Two things Sacramentans like to brag about are our agriculture (remember farm-to-fork?) and our racial diversity. These two factors contribute to our variety of cultural festivals. From the teriyaki chicken of the Jodo Shinsu Buddhist Temple Bazaar to the foot-long pork sausage at Hmong New Year, Sacramentans have an opportunity to come together and eat at a festival almost every month of the year.
The crushing news came recently that the 74th annual Buddhist Bazaar was canceled due to COVID-19, replaced by an online fundraising telethon. It’s hard to imagine that event without a long wait in line for tempura inside the sweltering, crowded, lantern-strewn tent. As for Hmong New Year, it’s in November and it’s mostly outdoors, so we can hope.
One festival that has decided to press on is Congregations Beth Shalom’s 43rd annual Jewish Food Faire.
In the interest of safety, they’ve cut out the social aspect of gathering together to nosh, and there will be no vendors selling tchotchkes, but the homey, comforting food can be ordered online until August 20th and picked up on August 30th.
Reached via Zoom, festival organizers Susan Solarz and Lydia Inghram explained in detail the safety measures that will be in place for preparation and pick-up. The dishes that are not supplied by commercial vendors such as Upper Crust Bakery (which makes the bagels and rye bread for the sandwiches) will be made by home chefs wearing masks and gloves. Inghram herself is making the almond horseshoe cookies, which she kvells are “to die for.”
The pick-up time slots will be chosen at time of purchase and all pickups will occur without leaving the car.
The committee in charge of planning the festival realized in early March the festival as it had been was probably not feasible in this cursed year, but the options to cancel or delay didn’t sit right with anyone. So the logistical planning began, and has continued with Zoom meetings and in-person logistical walkthroughs.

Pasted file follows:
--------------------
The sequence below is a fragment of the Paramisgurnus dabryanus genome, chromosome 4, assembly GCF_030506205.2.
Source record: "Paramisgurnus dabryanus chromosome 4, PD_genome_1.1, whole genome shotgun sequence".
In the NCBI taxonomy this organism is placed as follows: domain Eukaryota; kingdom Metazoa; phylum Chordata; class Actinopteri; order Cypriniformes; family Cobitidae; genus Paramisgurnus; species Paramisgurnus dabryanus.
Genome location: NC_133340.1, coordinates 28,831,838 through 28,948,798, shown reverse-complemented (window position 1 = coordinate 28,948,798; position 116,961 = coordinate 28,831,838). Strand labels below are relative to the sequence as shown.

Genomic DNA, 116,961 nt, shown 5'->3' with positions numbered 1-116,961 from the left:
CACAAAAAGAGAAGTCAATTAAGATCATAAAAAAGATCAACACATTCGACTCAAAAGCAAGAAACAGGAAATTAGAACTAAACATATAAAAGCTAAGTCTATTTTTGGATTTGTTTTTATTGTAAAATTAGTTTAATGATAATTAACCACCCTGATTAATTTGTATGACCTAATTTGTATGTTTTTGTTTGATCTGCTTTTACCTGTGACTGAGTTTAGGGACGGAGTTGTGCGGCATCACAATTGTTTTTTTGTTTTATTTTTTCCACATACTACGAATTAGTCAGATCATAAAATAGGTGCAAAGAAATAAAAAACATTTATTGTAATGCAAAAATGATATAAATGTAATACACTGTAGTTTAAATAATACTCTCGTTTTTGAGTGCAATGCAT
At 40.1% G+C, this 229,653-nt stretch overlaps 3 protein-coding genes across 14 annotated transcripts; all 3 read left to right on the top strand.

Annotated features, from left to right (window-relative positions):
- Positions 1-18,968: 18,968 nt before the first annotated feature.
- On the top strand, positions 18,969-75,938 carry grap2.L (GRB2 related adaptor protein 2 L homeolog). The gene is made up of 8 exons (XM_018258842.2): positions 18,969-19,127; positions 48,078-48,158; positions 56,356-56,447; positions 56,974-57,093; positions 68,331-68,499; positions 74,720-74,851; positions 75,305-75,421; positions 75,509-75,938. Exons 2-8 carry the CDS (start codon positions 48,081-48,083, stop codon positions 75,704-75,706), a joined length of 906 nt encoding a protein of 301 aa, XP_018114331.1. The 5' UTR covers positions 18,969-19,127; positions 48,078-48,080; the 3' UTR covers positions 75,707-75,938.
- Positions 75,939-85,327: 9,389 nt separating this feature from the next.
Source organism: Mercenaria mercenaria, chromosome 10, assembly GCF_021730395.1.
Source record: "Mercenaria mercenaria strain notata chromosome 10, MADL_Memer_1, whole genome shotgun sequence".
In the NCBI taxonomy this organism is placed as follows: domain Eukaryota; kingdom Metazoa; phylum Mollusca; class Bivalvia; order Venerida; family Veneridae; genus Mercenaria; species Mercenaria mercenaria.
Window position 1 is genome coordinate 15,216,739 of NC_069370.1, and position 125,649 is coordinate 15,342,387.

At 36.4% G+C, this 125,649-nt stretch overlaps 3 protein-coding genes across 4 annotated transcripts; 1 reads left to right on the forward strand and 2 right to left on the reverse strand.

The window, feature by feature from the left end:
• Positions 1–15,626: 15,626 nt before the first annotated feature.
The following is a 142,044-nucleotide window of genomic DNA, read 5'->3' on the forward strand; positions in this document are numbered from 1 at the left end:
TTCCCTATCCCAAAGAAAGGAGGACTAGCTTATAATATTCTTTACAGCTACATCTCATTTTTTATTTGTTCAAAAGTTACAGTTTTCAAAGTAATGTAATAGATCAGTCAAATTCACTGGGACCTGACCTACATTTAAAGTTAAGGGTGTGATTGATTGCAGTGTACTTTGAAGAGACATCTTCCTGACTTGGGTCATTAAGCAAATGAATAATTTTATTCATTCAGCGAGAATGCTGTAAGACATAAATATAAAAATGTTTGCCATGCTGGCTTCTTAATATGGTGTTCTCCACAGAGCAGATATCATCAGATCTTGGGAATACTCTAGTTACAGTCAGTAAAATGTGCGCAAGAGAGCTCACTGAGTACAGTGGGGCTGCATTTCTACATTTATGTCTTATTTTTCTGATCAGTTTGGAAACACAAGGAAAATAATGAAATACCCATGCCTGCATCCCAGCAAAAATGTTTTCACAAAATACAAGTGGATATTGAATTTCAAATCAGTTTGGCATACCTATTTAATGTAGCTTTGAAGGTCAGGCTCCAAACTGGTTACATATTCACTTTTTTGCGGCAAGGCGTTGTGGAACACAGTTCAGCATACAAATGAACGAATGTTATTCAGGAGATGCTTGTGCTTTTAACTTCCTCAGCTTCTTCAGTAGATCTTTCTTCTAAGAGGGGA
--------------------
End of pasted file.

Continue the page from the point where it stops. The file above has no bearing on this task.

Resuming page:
In addition to bagels and lox, and chopped liver with schmaltz (which the web menu declares “Oy! It’s so good!), there is also a new addition of a vegan “Israeli assortment box” with tabbouleh, baba ganoush and other mezze. Half-sour kosher dill pickles will be plucked straight from barrels provided by the Sonoma Brinery in Healdsburg, which Inghram says makes them far superior to the jarred variety.
Many of the recipes have been passed down from generation to generation, some since the first Faire, in 1977. The every-popular beef-stuffed cabbage rolls are from a recipe developed by Carry Cohn, who at 98 is still an active congregation member and teaching Hebrew.
Overall the ladies are keeping it positive, and both bubble over with enthusiasm while talking about the dishes and the planning going into this new version of the festival. They miss the “haimish” (Yiddish for cozy, homey) aspects of their small congregation, but until they can gather together again physically, Congregation Beth Shalom is staying in touch with online services and discussion groups.
The online orders are coming in quite well, and some items, such as matzoh ball soup, appear to already be sold out. During the in-person festival, about half of the attendees are Jewish and half are goyim (non-Jewish), and this year may shape up to be the same. After all, Solarz says, “You don’t have to be Jewish to love Jewish food!”